Russel Simmons says he's not 'too angry' about rape allegations

Russell Simmons has spoken out about the recent allegations of sexual assault against him.

The music mogul took to Instagram to discuss the allegations against him starting with, "Shoutout to black women just because."

"The reason I haven’t been too angry about my personal situation is because listening intently to the dialogue around the #metoo movement has inspired me to look beyond my personal scenario. In the end I’ll be fine," he wrote.

At the end of April, the woman who accused the music mogul of rape agreed to dismiss the $5 million lawsuit she filed against him. And though the singer still faces another $10 million lawsuit, filed by another woman who claims Simmons raped her, Simmons continues to remain confident in his innocence.

"I’ve accepted responsibility for the life that I have lived and been very forcefully and vehemently denying accusations for things that I have not done," the music producer wrote going on to praise the #MeToo movement as a "revolution" and highlighted the struggle for black women.

"A little blood on my shoulders so that my daughters see a better world is worth it. This revolution is bloody, true. There is collateral damage, also true. But today my meditation reminded me yet again that black women have bared the biggest burden for sure. And for sure ALL women of ALL RACES and RELIGONS (in part because of and supported by all great religions and institutions) have lived unequal throughout the ages, in unjust and Incredibly unfair circumstances," Simmons wrote.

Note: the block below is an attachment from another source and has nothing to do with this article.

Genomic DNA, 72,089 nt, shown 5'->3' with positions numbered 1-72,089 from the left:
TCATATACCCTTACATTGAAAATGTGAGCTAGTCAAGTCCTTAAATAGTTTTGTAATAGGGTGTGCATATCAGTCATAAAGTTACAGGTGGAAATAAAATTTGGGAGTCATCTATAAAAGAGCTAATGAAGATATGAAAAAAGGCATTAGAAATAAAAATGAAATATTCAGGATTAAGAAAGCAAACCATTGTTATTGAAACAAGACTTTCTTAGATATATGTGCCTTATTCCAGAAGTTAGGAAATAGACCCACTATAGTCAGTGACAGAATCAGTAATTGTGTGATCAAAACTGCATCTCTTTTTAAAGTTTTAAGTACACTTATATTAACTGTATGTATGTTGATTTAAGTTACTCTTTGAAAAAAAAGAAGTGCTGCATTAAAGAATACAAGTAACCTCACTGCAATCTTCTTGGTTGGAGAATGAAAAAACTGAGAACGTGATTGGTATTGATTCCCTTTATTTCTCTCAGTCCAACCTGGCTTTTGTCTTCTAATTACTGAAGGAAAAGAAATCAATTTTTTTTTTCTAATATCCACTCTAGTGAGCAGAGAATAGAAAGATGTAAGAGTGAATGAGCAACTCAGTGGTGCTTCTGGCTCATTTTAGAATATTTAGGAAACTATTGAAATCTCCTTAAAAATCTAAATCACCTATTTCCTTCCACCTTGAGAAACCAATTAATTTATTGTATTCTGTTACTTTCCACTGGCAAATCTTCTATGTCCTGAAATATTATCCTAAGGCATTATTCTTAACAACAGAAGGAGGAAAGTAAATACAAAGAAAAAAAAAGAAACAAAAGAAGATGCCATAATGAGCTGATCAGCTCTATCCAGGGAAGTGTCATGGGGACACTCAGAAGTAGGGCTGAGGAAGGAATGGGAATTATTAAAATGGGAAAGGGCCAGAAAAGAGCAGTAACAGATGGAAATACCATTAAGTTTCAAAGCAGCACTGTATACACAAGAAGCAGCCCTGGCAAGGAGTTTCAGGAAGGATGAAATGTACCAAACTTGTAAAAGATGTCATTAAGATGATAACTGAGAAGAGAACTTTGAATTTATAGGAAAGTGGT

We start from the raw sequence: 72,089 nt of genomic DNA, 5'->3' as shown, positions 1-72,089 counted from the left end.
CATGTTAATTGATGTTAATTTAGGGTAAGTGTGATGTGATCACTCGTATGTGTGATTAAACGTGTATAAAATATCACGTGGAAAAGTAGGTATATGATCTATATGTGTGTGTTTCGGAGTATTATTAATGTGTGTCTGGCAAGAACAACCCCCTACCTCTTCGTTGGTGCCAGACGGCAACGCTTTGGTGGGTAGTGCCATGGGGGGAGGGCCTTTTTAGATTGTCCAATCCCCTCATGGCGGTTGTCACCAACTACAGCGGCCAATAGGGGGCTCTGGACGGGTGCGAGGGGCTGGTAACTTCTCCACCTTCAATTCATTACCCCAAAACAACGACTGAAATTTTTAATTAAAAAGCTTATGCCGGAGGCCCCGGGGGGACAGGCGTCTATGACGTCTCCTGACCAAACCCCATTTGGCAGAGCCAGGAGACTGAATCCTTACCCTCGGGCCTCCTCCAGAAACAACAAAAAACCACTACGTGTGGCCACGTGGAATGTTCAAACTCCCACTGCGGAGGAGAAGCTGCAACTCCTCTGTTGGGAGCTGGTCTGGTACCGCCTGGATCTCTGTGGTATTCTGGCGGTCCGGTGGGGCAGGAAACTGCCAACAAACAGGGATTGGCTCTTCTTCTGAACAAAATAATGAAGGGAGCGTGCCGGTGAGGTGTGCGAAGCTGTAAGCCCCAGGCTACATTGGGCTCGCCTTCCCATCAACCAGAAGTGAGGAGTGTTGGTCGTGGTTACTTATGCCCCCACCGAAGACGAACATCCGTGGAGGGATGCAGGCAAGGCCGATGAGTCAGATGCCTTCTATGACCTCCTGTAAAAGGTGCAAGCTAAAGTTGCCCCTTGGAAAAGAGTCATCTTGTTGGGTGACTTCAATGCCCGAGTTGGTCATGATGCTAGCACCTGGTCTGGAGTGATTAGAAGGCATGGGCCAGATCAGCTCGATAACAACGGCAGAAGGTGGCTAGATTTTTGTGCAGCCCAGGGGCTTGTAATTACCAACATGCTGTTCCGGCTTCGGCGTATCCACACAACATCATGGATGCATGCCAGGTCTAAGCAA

The 60-year-old Def Jam co-founder was one of the first figures in music to be called out in the cascade of sexual misconduct allegations that began with Harvey Weinstein in October.

According to E! News, as many as 14 women have come forward publicly and said Simmons raped them in the 1980s or 1990s, including three who made the allegations in a New York Times story in December.

Simmons has denied all the allegations, saying in January that they range "from the patently untrue to the frivolous and hurtful."

The Associated Press contributed to this report.